“Is there any point to which you would wish to draw my attention?’
‘To the curious incident of the dog in the night-time.’
‘The dog did nothing in the night-time.’
‘That was the curious incident,’ remarked Sherlock Holmes.”
― Arthur Conan Doyle,
Waking up somewhere you don’t recognise is not good. Waking up beside a complete stranger doesn’t augur well, either. And if they’re dead, that’s not a mystery, it’s a disaster.
My mysteries usually occur in the dark end of a dimly lit alley, the air redolent of scuzzy, discarded condoms, beer puke, urine and faeces, the graffitied walls dripping with a primeval slime.
This was a high class hotel suite. The sheets made the crinkly noise of Egyptian cotton and the complimentary pillow chocolate that was stuck to my face, was at least 70% high grade cocoa.
The corpse beside me was naked. Checking her pulse was out of the question. Her throat was slit from ear to ear and she was the colour of an old dish cloth. It was a big bed so little of the blood bath had oozed as far as me. Of course, I thought, it helped that she was surrounded by bloody teddy bears, maybe two dozen of them.
They weren’t just ‘bloody’, like splattered, no, they were oozing blood. It was like a teddy bear massacre. And these were just my waking moments, that fuzzy twilight where you can see the light, in the distance, but all your other senses are still playing catch up. Because just about then, I began to smell the blood and forgot about the teddy bears. It smelt like a slaughterhouse.
Then the fog lifted and I leaped out of that bed, stark naked, ready to run, as far and as fast as my feet would carry me. And that wasn’t too far because my clothes were there, by the side of the bed, folded neatly over my Zimmer frame walker. Then it occurred to me I hadn’t moved that fast in 20 years or more. And I’m naked, Christ, I didn’t even like looking at my own body, anymore; scarred, pitted and crooked as it was. Suddenly, I needed to pee. I looked around for my socks that were stuffed, neatly, into my Drew Jimmy’s orthopedic shoes. I grabbed my boxers, too and sat on the Ottoman at the end of the bed to put them on.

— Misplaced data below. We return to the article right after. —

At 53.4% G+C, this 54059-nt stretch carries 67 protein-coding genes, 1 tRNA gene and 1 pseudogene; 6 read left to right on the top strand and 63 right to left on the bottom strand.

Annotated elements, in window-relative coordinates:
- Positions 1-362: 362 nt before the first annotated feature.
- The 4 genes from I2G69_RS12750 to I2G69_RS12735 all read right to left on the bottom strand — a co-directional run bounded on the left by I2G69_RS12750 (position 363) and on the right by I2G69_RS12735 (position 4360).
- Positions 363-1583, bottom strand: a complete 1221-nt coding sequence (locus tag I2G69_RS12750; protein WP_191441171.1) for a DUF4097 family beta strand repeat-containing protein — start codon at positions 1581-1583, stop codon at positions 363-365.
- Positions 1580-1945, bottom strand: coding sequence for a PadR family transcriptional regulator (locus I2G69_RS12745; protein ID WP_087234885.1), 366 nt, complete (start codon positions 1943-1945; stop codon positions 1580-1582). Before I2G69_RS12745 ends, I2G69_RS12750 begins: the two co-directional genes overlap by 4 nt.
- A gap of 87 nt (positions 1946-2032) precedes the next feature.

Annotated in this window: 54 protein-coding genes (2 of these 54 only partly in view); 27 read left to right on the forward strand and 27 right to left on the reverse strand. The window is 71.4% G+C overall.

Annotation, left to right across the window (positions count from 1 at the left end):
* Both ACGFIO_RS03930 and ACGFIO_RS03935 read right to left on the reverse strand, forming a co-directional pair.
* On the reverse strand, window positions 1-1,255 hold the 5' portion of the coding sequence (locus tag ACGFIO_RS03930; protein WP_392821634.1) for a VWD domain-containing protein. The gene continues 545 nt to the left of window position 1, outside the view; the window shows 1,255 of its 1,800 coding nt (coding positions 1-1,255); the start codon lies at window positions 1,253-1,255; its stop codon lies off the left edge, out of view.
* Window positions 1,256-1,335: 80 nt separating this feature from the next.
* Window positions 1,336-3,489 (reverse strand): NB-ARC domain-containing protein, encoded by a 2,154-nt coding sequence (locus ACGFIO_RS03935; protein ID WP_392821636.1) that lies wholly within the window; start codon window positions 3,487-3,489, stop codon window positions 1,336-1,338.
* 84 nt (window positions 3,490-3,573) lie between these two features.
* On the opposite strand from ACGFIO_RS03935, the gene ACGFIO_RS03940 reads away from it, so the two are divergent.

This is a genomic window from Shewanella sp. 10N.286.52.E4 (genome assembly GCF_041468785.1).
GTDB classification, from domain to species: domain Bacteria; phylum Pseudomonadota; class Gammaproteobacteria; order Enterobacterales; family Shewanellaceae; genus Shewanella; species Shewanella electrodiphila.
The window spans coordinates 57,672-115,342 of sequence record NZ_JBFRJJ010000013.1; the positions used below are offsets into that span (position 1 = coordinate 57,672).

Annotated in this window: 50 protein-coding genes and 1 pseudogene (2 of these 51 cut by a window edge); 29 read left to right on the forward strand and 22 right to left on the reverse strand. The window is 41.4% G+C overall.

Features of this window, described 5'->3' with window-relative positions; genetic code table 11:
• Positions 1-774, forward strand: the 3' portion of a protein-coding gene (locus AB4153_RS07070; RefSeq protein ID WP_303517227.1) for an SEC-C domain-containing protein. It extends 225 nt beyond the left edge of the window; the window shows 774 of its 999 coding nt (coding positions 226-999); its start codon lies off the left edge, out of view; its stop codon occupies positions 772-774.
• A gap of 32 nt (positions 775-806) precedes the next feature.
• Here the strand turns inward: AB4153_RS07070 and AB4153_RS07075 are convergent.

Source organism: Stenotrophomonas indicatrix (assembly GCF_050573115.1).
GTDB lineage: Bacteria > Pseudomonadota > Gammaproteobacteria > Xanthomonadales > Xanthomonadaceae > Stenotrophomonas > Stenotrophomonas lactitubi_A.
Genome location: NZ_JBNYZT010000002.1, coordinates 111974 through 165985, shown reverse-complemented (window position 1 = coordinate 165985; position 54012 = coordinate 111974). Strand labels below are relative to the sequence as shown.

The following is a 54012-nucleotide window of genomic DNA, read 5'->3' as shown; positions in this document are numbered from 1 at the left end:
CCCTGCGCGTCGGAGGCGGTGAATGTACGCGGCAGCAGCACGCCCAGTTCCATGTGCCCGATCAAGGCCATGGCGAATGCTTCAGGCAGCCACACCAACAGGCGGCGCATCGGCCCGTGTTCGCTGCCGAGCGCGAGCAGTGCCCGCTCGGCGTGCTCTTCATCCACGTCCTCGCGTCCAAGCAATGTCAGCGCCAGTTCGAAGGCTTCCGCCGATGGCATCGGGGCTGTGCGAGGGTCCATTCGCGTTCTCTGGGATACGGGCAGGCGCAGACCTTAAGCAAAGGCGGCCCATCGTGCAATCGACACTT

That done, I hobbled to the bathroom behind the bed. In there, I lifted the seat off the toilet and waited. Jesus, I thought, now with the stage fright? The bathroom looked untouched. The toilet roll had that triangular fold like it was a dinner napkin, for God’s sake. What the fuck was I doing here? Where the fuck am I? and who, the fuck, is the stiff in the bed next door? Still nothing, the sluice is open but there’s no flow. Fuck it, I have to get out of here.
I gave up trying to pee and paused, to unwrap a small tablet of soap but when I turned on the tap, it wasn’t the only faucet to let fly. Christ, I cursed, as a trickle of pee ran down my leg, soaking my boxers, before I could get it out again to point it at the pan. Of course, I’d put the lid back, so now there was pee on my feet and the floor and by the time I got the lid up, again, it stopped.
That was it. I went back inside and got dressed in a hurry, well, as quickly as my rickety 78 year old frame could manage. Composed and leaning on my zimmer, my bed companion, deceased, I paused, long enough to look her over. She was a real beauty, maybe 55, 60, or thereabouts. Blonde, if bottle enhanced, and nice jugs, too, though just a little too pert, given wear and tear. In fact, they defied gravity, sliding neither to the left or right, nor flattening like the worn out dugs of the last woman I bedded and that was ten years ago.
Before I left, I took a hand towel from the bathroom and mopped the pee from the floor. Then I took another and wiped down any obvious surfaces like the bathroom door handle and around the bed, on my side. Then I threw both towels in the bath and soaked them, quickly, by turning on the bath faucet.
Satisfied, I left, hobbling down a long corridor where I found an elevator. That tune, An Englishman in New York, was playing and I pressed the button for the lobby. There was no-one else in the elevator so I hummed along with Sting until the door opened and I shuffled out in to the busy foyer. I gazed around to get my bearings.
“Dad, Dad, there you are…where, in God’s name have you been? Every person in this hotel has been looking for you. The cops have been trying to find you. Jesus, what are we going to do with you? Don’t ever wander off like that, again. We’ve been going crazy, we thought you were dead or mugged or something.”
I looked sheepish and contrite, but I said nothing.